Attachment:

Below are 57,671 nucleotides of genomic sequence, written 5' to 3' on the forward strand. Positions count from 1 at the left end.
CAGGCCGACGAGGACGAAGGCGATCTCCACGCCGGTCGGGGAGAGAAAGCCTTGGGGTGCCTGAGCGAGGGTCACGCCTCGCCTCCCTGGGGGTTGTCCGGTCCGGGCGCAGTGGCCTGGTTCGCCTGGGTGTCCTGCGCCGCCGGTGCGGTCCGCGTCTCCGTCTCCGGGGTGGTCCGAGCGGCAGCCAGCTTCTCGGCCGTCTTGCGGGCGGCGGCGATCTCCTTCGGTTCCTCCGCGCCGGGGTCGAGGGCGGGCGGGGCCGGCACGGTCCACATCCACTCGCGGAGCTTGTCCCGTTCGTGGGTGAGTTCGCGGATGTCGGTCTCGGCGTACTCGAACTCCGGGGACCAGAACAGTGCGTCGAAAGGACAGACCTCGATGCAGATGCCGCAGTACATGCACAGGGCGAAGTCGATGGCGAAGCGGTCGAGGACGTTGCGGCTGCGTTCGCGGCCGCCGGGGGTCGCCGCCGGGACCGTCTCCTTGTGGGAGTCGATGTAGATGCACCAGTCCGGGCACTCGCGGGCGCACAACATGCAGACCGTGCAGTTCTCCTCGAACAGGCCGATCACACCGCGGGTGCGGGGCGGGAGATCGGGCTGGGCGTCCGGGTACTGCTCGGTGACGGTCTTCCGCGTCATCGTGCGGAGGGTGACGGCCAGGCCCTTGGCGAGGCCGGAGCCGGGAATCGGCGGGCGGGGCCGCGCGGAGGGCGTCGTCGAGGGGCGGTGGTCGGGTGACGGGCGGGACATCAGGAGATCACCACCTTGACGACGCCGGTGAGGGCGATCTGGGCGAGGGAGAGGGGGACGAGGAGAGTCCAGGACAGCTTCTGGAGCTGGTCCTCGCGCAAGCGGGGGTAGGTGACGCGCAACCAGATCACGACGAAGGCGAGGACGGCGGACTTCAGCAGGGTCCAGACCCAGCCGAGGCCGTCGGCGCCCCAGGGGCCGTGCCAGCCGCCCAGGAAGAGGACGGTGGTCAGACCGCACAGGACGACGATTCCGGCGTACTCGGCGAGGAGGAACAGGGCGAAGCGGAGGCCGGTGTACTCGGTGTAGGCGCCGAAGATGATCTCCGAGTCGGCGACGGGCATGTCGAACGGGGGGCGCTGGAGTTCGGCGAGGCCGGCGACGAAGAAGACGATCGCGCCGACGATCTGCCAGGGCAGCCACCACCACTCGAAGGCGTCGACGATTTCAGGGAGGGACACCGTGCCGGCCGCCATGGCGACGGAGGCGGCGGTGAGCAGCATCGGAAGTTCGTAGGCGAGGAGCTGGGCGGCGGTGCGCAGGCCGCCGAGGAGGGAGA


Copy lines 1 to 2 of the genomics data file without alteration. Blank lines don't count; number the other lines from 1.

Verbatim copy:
Below are 57,671 nucleotides of genomic sequence, written 5' to 3' on the forward strand. Positions count from 1 at the left end.
CAGGCCGACGAGGACGAAGGCGATCTCCACGCCGGTCGGGGAGAGAAAGCCTTGGGGTGCCTGAGCGAGGGTCACGCCTCGCCTCCCTGGGGGTTGTCCGGTCCGGGCGCAGTGGCCTGGTTCGCCTGGGTGTCCTGCGCCGCCGGTGCGGTCCGCGTCTCCGTCTCCGGGGTGGTCCGAGCGGCAGCCAGCTTCTCGGCCGTCTTGCGGGCGGCGGCGATCTCCTTCGGTTCCTCCGCGCCGGGGTCGAGGGCGGGCGGGGCCGGCACGGTCCACATCCACTCGCGGAGCTTGTCCCGTTCGTGGGTGAGTTCGCGGATGTCGGTCTCGGCGTACTCGAACTCCGGGGACCAGAACAGTGCGTCGAAAGGACAGACCTCGATGCAGATGCCGCAGTACATGCACAGGGCGAAGTCGATGGCGAAGCGGTCGAGGACGTTGCGGCTGCGTTCGCGGCCGCCGGGGGTCGCCGCCGGGACCGTCTCCTTGTGGGAGTCGATGTAGATGCACCAGTCCGGGCACTCGCGGGCGCACAACATGCAGACCGTGCAGTTCTCCTCGAACAGGCCGATCACACCGCGGGTGCGGGGCGGGAGATCGGGCTGGGCGTCCGGGTACTGCTCGGTGACGGTCTTCCGCGTCATCGTGCGGAGGGTGACGGCCAGGCCCTTGGCGAGGCCGGAGCCGGGAATCGGCGGGCGGGGCCGCGCGGAGGGCGTCGTCGAGGGGCGGTGGTCGGGTGACGGGCGGGACATCAGGAGATCACCACCTTGACGACGCCGGTGAGGGCGATCTGGGCGAGGGAGAGGGGGACGAGGAGAGTCCAGGACAGCTTCTGGAGCTGGTCCTCGCGCAAGCGGGGGTAGGTGACGCGCAACCAGATCACGACGAAGGCGAGGACGGCGGACTTCAGCAGGGTCCAGACCCAGCCGAGGCCGTCGGCGCCCCAGGGGCCGTGCCAGCCGCCCAGGAAGAGGACGGTGGTCAGACCGCACAGGACGACGATTCCGGCGTACTCGGCGAGGAGGAACAGGGCGAAGCGGAGGCCGGTGTACTCGGTGTAGGCGCCGAAGATGATCTCCGAGTCGGCGACGGGCATGTCGAACGGGGGGCGCTGGAGTTCGGCGAGGCCGGCGACGAAGAAGACGATCGCGCCGACGATCTGCCAGGGCAGCCACCACCACTCGAAGGCGTCGACGATTTCAGGGAGGGACACCGTGCCGGCCGCCATGGCGACGGAGGCGGCGGTGAGCAGCATCGGAAGTTCGTAGGCGAGGAGCTGGGCGGCGGTGCGCAGGCCGCCGAGGAGGGAGA